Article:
Chef Giuseppe Da Prato
Frying is one of oldest ways of cooking; in Ancient Rome fats such as olive oil or lard were mostly used. One of seasonal culinary preparations consumed during the Saturnali period were frictilia, cooked using a basis of eggs, flour and honey (sugar was not contemplated). This could very likely be the ancestor of what we are talking about today.
Technically frying consists in immerging food into a fat that has reached a high temperature. It consists of cooking with heat convection and at the same time achieving texture and outside colour. Convection is one of the most efficient ways of heat transmission, both for this reason and taking into consideration the high temperature of the fat, the cooking time is limited. A few precautions should be born in mind:
- The temperature of the fat must be high enough to allow a rapid thickening of the surface in contact with it ; but not too high to burn the outer layer before also the inside is cooked.
- The liquids inside the food need to evaporate, migrating to the surface and producing the bubbles that can easily be observed during the frying process. The use of batter allows a higher pressure to be reached compared to that of a fat, preventing the same fat from permeating inside. At the same time the barrier created by the batter favors the retention of a humidity level that makes the fried food crunchy on the outside and soft and moist inside.
Although there are a variety of different batters available, good fried food is the result of a sequence of chemical reactions which occur during the interaction between flour, breadcrumbs or batter and the hot fat. In fact thanks to the Reactions of Maillard, it is possible to see the origin of a bond between aromatic substances, the beginning of caramelization and the perfusion of the fat. The exact equilibrium among this feature is not simple to understand: you need to look for the harmony between the browning on the outside of the food, the cooking of the internal part and the correct absorption of the fat. Other than the cooking temperature, the factor that binds all these requirements is the dipping time. The longer the dipping, the darker the crust will be with burnt flavours, the inner part will lose its moistness and the amount of fat that permeates will increase. Contrary to this, the surface will not be crunchy, the food will not be correctly cooked inside and the steam produced will not have had the opportunity to supply the necessary pressure to block the fat from permeating the surface.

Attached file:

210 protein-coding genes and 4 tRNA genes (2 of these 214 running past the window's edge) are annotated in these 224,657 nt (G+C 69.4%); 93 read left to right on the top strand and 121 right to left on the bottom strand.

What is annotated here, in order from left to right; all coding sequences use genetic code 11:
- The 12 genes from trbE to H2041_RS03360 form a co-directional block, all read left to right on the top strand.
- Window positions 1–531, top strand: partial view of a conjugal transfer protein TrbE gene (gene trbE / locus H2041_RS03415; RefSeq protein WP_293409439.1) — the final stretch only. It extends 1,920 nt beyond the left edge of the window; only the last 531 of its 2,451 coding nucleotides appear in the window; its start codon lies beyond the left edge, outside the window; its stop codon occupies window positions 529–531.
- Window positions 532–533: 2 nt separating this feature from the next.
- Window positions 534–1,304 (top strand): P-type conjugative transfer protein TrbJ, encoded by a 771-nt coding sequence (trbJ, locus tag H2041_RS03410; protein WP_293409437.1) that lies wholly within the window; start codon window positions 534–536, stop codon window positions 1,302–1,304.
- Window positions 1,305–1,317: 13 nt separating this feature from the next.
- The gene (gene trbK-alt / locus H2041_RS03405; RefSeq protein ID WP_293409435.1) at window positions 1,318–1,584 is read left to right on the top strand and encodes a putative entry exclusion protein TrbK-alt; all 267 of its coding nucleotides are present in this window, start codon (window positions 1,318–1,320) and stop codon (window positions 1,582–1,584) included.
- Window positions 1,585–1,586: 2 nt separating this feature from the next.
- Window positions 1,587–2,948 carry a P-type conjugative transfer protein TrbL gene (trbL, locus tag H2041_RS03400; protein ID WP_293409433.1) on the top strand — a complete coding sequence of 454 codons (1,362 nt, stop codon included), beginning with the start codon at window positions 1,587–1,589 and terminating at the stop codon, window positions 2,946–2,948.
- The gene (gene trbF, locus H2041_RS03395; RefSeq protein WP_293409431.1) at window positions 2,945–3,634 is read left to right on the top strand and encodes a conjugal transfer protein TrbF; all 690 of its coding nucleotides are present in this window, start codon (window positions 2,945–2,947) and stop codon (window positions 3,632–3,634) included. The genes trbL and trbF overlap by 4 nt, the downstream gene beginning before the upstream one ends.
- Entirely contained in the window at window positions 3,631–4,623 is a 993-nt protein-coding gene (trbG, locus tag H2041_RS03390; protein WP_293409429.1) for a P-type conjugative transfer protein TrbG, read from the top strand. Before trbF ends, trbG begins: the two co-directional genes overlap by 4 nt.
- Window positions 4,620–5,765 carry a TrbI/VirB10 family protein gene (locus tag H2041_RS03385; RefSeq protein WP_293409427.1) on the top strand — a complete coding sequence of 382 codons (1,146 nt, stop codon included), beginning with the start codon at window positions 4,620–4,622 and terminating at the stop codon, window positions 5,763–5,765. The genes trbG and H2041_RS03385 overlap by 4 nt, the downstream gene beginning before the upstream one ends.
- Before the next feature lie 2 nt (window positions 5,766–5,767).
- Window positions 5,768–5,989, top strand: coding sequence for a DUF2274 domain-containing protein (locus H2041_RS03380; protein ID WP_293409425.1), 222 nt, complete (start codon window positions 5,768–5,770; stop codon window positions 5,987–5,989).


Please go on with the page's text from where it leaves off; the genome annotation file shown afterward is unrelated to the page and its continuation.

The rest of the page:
The presence of steam causes the softening of the outer layer of fried foods: once the pressure from the cooking heat ends, the steam moves to the surface and tends to attach itself to the batter, softening it. This is one of reasons you avoid adding salt when preparing the batter: the hydroscopic power speeds up this migration and the undesired softening. Thus, the custom to salt fried foods only once they are cooked and after the excessive fats have been absorbed, preventing too much salt from being assimilated. This also explains why, in order to taste dry, inviting and crunchy fried food, you should eat it in a very short time. The fundamental parameter to determine whether a fat can be used to fry is its smoking point, which indicates the temperature at which it begins to smoke. Passing this threshold, the triglycerides break up into the components: glycerol and fatty acids. The last ones, with high temperature, are subject to thermoxidation which results in peroxides, aldehydes, polymers and ketones. The glycerol dries out creating acrolein, hepatotoxin with a strong and unpleasant smell.
Fats used for frying